It has therefore been an objective of this invention to provide a van type of recreational vehicle body which is both capable of being stored in an average height garage and yet which is still capable of on-the-road use as a high profile or walk-around camping type vehicle.
I have achieved this objective by providing a recreational van body with a pair of removable tops, one a low profile top for non-camping use, and the other a high profile top for camping and traveling use. By using the tops selectively and interchangeably, the van may be garaged and used around town with the low profile top and the high profile top may be interchanged with the low profile one for use on a long trip.
In the preferred embodiment, the vehicle van body comprises a body base and a pair of tops, one a low profile top and the other a high profile top. The body base has a floor, side walls and an inwardly turned flange at the top of the side walls. Each top has side walls, a ceiling, and an inwardly turned flange which rests atop the flange of the body base when the selected top is in place and in use on the body. Between the flanges of the base and top there is a seal and a releaseable lock, the seal being compressed when the releaseable lock secures the top to the base.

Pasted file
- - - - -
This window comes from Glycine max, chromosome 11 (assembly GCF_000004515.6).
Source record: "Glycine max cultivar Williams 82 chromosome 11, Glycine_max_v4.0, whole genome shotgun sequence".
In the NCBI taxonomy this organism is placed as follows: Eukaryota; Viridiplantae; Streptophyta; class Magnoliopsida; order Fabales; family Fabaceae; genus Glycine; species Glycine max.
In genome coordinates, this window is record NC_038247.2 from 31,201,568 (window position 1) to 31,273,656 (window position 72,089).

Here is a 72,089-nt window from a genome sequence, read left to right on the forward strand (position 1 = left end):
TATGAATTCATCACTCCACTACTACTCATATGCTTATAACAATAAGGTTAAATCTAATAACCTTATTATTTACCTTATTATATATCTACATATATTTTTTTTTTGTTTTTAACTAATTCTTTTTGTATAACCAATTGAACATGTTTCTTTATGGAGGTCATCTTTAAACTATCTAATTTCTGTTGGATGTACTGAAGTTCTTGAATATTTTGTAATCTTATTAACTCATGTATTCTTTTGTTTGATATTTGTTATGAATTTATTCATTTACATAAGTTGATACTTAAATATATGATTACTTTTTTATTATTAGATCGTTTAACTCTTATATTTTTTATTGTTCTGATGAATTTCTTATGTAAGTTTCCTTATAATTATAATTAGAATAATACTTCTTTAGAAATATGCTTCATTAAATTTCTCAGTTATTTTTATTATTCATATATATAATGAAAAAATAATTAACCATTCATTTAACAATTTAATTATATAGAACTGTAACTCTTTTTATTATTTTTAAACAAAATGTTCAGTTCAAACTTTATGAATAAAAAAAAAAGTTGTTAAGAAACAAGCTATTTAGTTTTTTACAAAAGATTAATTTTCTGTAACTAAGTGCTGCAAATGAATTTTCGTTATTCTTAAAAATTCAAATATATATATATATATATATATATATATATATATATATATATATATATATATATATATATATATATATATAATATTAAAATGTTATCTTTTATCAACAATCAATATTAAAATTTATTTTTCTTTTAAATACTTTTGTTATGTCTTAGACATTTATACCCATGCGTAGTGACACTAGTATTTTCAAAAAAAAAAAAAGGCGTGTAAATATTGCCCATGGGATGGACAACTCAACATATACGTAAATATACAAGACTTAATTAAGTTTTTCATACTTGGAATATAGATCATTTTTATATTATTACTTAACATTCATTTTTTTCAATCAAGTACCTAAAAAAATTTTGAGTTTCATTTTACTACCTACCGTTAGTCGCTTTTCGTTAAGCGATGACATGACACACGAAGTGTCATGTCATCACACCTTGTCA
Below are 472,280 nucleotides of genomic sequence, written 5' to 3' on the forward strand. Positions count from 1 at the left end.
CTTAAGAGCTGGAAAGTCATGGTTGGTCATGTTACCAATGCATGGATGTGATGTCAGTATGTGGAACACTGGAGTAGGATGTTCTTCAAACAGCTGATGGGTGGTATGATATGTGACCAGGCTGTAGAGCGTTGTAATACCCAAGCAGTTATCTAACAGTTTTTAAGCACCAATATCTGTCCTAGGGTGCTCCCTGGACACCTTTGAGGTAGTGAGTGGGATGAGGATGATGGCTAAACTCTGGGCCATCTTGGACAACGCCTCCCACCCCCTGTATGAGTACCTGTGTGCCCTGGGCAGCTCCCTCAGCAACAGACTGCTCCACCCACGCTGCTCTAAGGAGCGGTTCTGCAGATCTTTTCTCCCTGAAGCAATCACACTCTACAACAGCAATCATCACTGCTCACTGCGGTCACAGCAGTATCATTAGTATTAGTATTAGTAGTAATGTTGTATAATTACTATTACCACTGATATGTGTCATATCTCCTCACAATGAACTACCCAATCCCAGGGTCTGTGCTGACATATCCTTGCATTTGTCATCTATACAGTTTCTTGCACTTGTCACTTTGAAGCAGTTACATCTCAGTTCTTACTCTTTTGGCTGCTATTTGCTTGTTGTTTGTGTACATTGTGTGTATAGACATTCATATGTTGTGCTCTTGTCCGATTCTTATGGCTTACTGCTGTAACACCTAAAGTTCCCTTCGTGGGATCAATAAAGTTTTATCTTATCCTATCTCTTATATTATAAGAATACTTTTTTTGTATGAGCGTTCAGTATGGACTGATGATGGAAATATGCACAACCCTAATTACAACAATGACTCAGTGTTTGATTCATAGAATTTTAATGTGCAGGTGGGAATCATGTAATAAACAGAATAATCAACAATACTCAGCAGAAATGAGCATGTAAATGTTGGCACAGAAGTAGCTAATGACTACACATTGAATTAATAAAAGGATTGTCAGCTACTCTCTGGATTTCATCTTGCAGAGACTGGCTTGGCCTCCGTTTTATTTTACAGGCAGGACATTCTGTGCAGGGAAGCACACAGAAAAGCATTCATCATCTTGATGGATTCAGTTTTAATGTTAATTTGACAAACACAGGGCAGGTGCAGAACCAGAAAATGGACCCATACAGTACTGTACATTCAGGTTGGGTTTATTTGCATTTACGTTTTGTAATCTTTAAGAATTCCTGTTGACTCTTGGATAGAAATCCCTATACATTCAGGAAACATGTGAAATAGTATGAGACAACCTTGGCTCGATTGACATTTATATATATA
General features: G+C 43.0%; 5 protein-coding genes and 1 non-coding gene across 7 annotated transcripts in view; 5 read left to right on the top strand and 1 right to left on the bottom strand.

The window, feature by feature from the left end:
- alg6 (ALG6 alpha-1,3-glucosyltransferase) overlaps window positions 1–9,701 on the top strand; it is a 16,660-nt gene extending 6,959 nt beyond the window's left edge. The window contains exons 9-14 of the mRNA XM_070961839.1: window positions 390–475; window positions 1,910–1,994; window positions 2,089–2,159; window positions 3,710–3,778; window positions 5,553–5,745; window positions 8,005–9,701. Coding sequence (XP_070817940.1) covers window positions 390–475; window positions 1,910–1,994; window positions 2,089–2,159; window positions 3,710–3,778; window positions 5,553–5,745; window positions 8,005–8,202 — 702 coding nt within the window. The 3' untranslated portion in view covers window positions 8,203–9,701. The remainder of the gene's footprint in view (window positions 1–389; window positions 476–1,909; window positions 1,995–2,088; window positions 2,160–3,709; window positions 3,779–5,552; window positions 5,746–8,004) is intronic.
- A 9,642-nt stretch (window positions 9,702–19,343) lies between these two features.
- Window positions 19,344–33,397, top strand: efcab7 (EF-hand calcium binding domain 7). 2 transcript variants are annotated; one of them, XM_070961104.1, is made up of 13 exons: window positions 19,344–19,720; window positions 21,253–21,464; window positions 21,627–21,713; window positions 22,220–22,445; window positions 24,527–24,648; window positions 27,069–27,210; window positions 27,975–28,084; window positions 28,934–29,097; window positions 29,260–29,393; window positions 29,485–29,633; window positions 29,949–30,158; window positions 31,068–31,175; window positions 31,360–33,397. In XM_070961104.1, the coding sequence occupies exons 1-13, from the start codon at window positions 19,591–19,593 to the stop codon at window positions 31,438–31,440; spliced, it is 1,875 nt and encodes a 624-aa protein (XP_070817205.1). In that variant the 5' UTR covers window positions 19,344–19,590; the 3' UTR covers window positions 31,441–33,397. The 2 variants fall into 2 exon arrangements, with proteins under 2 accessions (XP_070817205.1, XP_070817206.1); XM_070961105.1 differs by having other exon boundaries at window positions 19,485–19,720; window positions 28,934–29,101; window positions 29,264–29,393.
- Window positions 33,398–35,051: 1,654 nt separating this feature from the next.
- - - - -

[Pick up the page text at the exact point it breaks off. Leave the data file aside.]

In a preferred embodiment, the low profile top is made in multiple sections, one forward of the other and located over the driver's seat of the vehicle. This top is so constructed that the front section may be left off and the rear section secured in place on the body base so that the missing section acts as an open convertible to permit of air flow through the open part of the roof.
In another preferred embodiment, both the low profile top and the high profile top are made in sections and the forward-most section of the low profile top is partially transparent so that it acts as a sun roof. In this embodiment, the low profile sun roof section may be used together with the remainder of high profile sections to obtain a sun roof van in a high profile walk-around recreational vehicle.
The primary advantage of this invention is that it enables for the first time, a high profile recreational van to be conveniently stored in a conventional garage and to still be used on camping trips or when traveling as a walk-around upright camping vehicle.
These and other objects and advantages of this invention will be readily apparent from the following description of the drawings in which: